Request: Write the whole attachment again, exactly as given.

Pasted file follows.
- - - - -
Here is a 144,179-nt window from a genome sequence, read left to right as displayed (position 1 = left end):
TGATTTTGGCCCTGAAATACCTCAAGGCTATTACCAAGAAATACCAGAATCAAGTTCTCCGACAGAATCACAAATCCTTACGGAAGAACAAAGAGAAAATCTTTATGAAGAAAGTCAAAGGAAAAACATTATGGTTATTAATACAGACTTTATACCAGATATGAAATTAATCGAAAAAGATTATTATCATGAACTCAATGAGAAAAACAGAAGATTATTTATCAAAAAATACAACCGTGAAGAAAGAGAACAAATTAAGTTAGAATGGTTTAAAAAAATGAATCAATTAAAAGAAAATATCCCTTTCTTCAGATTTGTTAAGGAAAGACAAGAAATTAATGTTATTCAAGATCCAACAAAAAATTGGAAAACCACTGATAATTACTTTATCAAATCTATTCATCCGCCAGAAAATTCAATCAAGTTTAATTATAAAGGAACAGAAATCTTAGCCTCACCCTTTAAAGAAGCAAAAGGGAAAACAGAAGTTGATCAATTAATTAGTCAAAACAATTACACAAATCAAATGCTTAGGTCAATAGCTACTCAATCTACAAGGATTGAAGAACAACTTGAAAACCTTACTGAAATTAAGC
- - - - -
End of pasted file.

Here is a 144,179-nt window from a genome sequence, read left to right as displayed (position 1 = left end):
TGATTTTGGCCCTGAAATACCTCAAGGCTATTACCAAGAAATACCAGAATCAAGTTCTCCGACAGAATCACAAATCCTTACGGAAGAACAAAGAGAAAATCTTTATGAAGAAAGTCAAAGGAAAAACATTATGGTTATTAATACAGACTTTATACCAGATATGAAATTAATCGAAAAAGATTATTATCATGAACTCAATGAGAAAAACAGAAGATTATTTATCAAAAAATACAACCGTGAAGAAAGAGAACAAATTAAGTTAGAATGGTTTAAAAAAATGAATCAATTAAAAGAAAATATCCCTTTCTTCAGATTTGTTAAGGAAAGACAAGAAATTAATGTTATTCAAGATCCAACAAAAAATTGGAAAACCACTGATAATTACTTTATCAAATCTATTCATCCGCCAGAAAATTCAATCAAGTTTAATTATAAAGGAACAGAAATCTTAGCCTCACCCTTTAAAGAAGCAAAAGGGAAAACAGAAGTTGATCAATTAATTAGTCAAAACAATTACACAAATCAAATGCTTAGGTCAATAGCTACTCAATCTACAAGGATTGAAGAACAACTTGAAAACCTTACTGAAATTAAGC